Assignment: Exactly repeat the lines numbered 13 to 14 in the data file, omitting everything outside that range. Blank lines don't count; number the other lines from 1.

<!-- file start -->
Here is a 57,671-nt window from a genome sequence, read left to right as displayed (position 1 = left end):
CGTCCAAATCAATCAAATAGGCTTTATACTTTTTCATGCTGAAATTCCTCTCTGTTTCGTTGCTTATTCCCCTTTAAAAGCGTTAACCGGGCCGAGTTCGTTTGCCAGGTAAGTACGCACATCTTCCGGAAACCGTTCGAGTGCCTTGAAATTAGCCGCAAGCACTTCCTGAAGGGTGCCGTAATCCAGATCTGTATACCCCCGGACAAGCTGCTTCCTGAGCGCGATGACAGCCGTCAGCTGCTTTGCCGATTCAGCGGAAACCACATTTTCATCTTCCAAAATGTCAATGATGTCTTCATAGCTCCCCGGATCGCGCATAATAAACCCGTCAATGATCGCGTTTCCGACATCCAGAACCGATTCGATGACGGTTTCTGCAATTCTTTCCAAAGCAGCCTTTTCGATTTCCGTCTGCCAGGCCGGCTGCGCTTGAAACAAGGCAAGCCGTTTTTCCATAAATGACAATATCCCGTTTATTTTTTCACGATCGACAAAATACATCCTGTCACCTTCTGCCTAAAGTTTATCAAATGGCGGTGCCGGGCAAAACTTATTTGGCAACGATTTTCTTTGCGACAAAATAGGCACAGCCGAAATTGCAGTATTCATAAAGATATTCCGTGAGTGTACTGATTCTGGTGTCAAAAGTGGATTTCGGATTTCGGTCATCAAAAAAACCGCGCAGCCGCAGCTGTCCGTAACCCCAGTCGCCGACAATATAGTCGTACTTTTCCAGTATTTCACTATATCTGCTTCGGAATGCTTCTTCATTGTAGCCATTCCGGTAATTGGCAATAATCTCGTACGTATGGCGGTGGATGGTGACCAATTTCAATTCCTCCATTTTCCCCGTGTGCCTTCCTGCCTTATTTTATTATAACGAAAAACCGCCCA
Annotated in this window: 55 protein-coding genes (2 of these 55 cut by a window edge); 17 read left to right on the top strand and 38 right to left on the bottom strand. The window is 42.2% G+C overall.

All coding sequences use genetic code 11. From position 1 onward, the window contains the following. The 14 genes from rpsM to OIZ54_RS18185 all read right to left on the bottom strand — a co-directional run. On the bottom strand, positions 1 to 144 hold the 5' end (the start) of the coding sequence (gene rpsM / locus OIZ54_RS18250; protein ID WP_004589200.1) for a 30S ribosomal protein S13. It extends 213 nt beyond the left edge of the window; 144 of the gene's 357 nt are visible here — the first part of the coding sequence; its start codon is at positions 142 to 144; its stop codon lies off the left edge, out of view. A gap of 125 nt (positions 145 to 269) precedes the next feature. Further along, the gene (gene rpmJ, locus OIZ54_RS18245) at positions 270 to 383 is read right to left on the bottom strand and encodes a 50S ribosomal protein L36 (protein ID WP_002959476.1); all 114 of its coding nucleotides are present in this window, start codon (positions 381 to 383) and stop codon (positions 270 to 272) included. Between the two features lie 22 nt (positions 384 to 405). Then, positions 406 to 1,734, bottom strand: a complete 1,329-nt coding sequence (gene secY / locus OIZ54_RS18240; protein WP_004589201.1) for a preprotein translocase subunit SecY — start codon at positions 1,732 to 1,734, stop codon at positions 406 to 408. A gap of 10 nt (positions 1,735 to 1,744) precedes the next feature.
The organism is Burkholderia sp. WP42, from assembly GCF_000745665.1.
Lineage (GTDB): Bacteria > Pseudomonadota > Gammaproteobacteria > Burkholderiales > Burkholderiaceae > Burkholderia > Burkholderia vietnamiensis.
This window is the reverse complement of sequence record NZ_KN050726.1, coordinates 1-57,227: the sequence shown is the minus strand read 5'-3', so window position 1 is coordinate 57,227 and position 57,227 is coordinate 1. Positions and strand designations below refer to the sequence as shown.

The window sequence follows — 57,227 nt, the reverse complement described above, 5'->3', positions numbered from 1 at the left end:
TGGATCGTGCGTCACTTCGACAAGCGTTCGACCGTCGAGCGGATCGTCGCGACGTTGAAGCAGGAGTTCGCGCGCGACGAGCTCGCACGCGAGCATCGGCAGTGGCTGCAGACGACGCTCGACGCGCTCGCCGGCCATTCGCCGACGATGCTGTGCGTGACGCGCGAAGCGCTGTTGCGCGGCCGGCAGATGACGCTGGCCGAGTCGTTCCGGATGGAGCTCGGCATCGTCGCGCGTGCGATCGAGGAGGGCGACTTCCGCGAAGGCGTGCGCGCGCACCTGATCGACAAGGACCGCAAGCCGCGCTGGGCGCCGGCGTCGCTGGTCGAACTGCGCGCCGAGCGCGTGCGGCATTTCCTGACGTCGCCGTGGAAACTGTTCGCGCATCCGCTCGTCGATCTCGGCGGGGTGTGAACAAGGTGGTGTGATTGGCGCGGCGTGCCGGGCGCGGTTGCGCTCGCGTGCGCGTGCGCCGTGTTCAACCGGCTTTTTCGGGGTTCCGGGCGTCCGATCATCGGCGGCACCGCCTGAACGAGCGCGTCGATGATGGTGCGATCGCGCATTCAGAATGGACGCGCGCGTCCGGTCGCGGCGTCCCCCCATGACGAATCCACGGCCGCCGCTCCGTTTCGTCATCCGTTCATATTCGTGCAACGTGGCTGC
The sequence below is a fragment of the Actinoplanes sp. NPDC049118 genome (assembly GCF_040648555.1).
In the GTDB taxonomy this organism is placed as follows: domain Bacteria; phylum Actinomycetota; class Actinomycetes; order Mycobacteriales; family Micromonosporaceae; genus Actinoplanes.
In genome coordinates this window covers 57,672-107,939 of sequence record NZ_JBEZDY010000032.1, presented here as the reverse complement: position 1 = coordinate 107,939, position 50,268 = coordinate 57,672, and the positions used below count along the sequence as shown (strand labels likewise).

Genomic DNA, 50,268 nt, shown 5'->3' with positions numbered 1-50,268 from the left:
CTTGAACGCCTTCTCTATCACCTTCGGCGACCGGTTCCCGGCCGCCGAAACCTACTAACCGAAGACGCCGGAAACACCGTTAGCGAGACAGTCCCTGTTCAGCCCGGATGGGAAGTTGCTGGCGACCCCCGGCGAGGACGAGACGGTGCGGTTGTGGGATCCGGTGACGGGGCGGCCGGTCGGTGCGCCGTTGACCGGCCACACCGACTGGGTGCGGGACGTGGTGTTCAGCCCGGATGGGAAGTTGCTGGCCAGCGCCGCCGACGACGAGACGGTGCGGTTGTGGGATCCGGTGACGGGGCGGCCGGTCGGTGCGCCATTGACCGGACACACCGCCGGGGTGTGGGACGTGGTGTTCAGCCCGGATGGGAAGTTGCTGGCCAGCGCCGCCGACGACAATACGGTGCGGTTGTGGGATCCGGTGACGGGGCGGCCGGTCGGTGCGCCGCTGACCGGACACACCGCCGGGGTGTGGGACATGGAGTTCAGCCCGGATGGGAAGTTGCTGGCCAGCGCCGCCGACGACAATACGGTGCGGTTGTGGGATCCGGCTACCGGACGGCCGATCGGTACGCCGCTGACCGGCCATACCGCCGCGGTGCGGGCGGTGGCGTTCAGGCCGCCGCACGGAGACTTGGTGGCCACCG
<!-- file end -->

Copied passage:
Genomic DNA, 50,268 nt, shown 5'->3' with positions numbered 1-50,268 from the left:
CTTGAACGCCTTCTCTATCACCTTCGGCGACCGGTTCCCGGCCGCCGAAACCTACTAACCGAAGACGCCGGAAACACCGTTAGCGAGACAGTCCCTGTTCAGCCCGGATGGGAAGTTGCTGGCGACCCCCGGCGAGGACGAGACGGTGCGGTTGTGGGATCCGGTGACGGGGCGGCCGGTCGGTGCGCCGTTGACCGGCCACACCGACTGGGTGCGGGACGTGGTGTTCAGCCCGGATGGGAAGTTGCTGGCCAGCGCCGCCGACGACGAGACGGTGCGGTTGTGGGATCCGGTGACGGGGCGGCCGGTCGGTGCGCCATTGACCGGACACACCGCCGGGGTGTGGGACGTGGTGTTCAGCCCGGATGGGAAGTTGCTGGCCAGCGCCGCCGACGACAATACGGTGCGGTTGTGGGATCCGGTGACGGGGCGGCCGGTCGGTGCGCCGCTGACCGGACACACCGCCGGGGTGTGGGACATGGAGTTCAGCCCGGATGGGAAGTTGCTGGCCAGCGCCGCCGACGACAATACGGTGCGGTTGTGGGATCCGGCTACCGGACGGCCGATCGGTACGCCGCTGACCGGCCATACCGCCGCGGTGCGGGCGGTGGCGTTCAGGCCGCCGCACGGAGACTTGGTGGCCACCG